September 30, 2022
International leaders gathered on Tuesday, September 27, 2022 to reflect on “Our People”. The day included a careful examination of Salvation Army cadet training, the importance of middle leadership development, the role of employees in the Salvation Army mission and an exploration of the place and meaning of “Pact”.
In a filmed presentation, Lt. Col. Bishow Samhika focused on fundamental questions regarding how the Salvation Army trains its officers to prepare them for global deployment. He asked, “How do we ensure that officers receive equal training?”
Leaders focused on the political, economic, social, technological, legal, and environmental influences that can impact the military. Lt. Col. Samhika said, “The changes taking place in our world today create even more needs for the Salvation Army ministry and the officers we train must be fully equipped with the skills necessary to operate. in the world.
Stressing the need for officers to be well trained and ready to serve in a complex world, he said: “Officers need skills and knowledge about the world we live in… cadets need to have a heart for God, being aware of human rights and knowing how to be contextually relevant.
Noting that training opportunities vary in different parts of the world, Lt. Col. Samhika stressed the need for a flexible approach to training with increased use of technology. He suggested the military could consider deploying “exchange cadets” ready to serve around the world.
Delegates broke into small groups to consider three questions: How do we train cadets for global deployment? How to provide more equitable training? And what will leadership do to promote cultural assimilation?
Following breakout sessions, Lt. Col. Anne-Florence Tursi addressed the specific needs of “middle leadership”. Based on the assumption that effective leaders build the capabilities of their organizations to ensure continuous growth and innovation, “middle leaders” are those considered “closer to the action” with the ability to become future leaders.
Since officers should display a godly character, other attributes (rather than skills and competencies) deemed essential for future leaders include: the ability to think and act systematically, resilience, good communication skills , the ability to exert influence, a learn agility, self-awareness and courage.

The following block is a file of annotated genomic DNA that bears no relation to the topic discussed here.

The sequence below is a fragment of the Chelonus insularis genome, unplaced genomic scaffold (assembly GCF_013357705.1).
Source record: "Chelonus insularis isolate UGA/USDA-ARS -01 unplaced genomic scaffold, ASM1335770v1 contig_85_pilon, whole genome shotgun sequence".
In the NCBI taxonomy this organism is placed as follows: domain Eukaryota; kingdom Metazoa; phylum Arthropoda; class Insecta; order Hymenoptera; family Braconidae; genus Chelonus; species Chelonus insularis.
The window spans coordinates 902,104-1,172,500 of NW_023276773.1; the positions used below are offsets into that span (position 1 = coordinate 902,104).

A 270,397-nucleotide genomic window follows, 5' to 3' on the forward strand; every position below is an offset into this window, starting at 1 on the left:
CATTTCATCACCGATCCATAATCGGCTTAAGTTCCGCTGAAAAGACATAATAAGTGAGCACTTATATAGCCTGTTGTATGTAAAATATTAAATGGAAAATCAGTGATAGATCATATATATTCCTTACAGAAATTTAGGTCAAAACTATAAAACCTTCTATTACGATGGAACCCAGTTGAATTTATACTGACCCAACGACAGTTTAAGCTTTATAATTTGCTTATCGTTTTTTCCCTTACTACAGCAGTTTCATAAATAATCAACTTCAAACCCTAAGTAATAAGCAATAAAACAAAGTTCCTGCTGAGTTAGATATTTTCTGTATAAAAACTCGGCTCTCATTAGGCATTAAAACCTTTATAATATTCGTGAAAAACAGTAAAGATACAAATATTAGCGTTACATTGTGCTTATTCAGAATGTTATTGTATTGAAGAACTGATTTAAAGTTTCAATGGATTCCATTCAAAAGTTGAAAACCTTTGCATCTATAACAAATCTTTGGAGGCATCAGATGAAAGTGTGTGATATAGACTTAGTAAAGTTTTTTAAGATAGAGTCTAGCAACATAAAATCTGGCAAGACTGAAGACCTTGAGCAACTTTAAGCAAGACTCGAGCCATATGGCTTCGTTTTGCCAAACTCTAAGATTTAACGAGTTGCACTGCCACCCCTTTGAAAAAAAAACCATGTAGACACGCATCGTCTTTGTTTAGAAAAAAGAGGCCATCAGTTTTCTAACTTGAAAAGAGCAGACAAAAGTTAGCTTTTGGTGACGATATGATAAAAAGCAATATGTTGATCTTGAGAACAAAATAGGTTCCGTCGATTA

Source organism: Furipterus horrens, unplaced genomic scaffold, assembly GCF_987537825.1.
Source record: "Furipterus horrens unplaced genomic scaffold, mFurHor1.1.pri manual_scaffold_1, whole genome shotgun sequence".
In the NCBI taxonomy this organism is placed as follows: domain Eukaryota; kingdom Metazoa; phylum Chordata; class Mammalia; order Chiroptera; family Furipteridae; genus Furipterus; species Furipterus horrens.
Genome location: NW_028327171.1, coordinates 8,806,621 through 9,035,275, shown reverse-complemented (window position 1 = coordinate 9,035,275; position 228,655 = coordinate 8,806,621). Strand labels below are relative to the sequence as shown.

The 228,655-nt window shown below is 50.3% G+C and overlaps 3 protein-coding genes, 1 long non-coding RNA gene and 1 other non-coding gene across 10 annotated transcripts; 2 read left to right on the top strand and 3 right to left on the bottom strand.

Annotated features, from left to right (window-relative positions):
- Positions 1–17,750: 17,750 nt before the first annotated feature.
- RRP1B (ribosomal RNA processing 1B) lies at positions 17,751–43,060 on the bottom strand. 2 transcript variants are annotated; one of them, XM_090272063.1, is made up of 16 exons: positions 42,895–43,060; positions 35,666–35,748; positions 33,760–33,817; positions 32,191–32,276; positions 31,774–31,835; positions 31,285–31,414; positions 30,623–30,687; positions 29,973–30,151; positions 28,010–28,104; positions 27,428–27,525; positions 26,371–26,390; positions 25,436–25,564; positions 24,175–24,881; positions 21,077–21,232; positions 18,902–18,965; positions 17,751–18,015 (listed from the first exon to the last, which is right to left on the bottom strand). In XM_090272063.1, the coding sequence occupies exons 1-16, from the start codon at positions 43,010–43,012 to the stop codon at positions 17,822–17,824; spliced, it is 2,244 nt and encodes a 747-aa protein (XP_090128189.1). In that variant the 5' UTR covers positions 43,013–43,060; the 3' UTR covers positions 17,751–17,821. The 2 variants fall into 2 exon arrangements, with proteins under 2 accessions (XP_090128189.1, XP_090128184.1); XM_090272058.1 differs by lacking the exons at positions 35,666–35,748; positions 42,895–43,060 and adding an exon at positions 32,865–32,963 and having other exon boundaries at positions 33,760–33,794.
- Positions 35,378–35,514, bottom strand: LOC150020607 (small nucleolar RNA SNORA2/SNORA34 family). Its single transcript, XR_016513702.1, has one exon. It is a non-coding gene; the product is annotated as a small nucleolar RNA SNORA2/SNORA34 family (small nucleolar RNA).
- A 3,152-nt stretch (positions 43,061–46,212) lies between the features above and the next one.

The leaders broke into another breakout session to discuss several questions such as: How to fairly invest in potential future leaders? What are the risks and benefits of having both the Territory Commander and Chief Secretary roles performed by nationals? What mechanisms should we put in place for accountability and support?
Examining the role of employees in the mission of the Salvation Army, Lt. Col. Tursi defined three groups; employees who are Salvationists, Christians who work for the Salvation Army and finally “people of good will” who, although not sharing Christian beliefs, are in sympathy with the mission and objectives of the Salvation Army. Hi. The military employs professionals in certain roles because specialist skills are needed, for example in social work, medical practice and education.
Lt. Col. Tursi said, “We must carefully consider the opportunities and risks of employing people who are not members of our church or who are not religious at all, especially in sensitive areas,” challenging leaders to consider the impact this has on the mission of The Salvation Army. She continued, “As the Army has grown beyond its ability to provide spiritual direction to all of its church ministry and social work, it will need to find ways to safeguard what is essential: the identity, mission and spirituality of this great movement. But he will also have to find ways to give a real sense of belonging to all who work alongside our officers. She continued: “Employees need the best possible orientation to Salvation Army values, while officers need the best possible opportunities to develop the skills necessary to keep our mission at the heart of everything we do. do.”
In subsequent plenary sessions, leaders considered a number of questions: Are there appointments that should be for officers only? What do you think of situations where “the shield outside the building” is the only distinguishing feature? And how can we give employees a sense of belonging, without affecting officer morale and devaluing their ministry and service?
The fourth and final session of the day addressed the issue of the Salvation Army pact. Lt. Col. Tursi said, “Covenant is one of the most important theological ideas in the Bible and it is a word that implies ‘promise’ or ‘covenant’. Initiated by God, his part of the commitment is to care for and protect his people, while his part is to serve God’s special purposes in human history.
Lieutenant-Colonel Tursi concluded: “Many agree that without the pledges signed by our members and officers, we would lose an essential element of the movement. The covenant sets us apart from other churches and keeps us focused on evangelism, holiness, and service. If we are to remain true to our calling as the Salvation Army, we must shamelessly promote the agreed-upon lifestyle that will keep us individually and collectively “on track”.
Delegates considered some final questions before the end of the session, including: What are the steps to strengthen covenant commitment rooted in biblical understanding? And how can we address the tension between uncovenanted service and covenanted service?
These and other questions will be reported on and revisited later in the week.
Tags: South Pacific and East Asia, Africa, Europe, Americas and Caribbean, International Leaders Conference 2022, South Asia, The General, News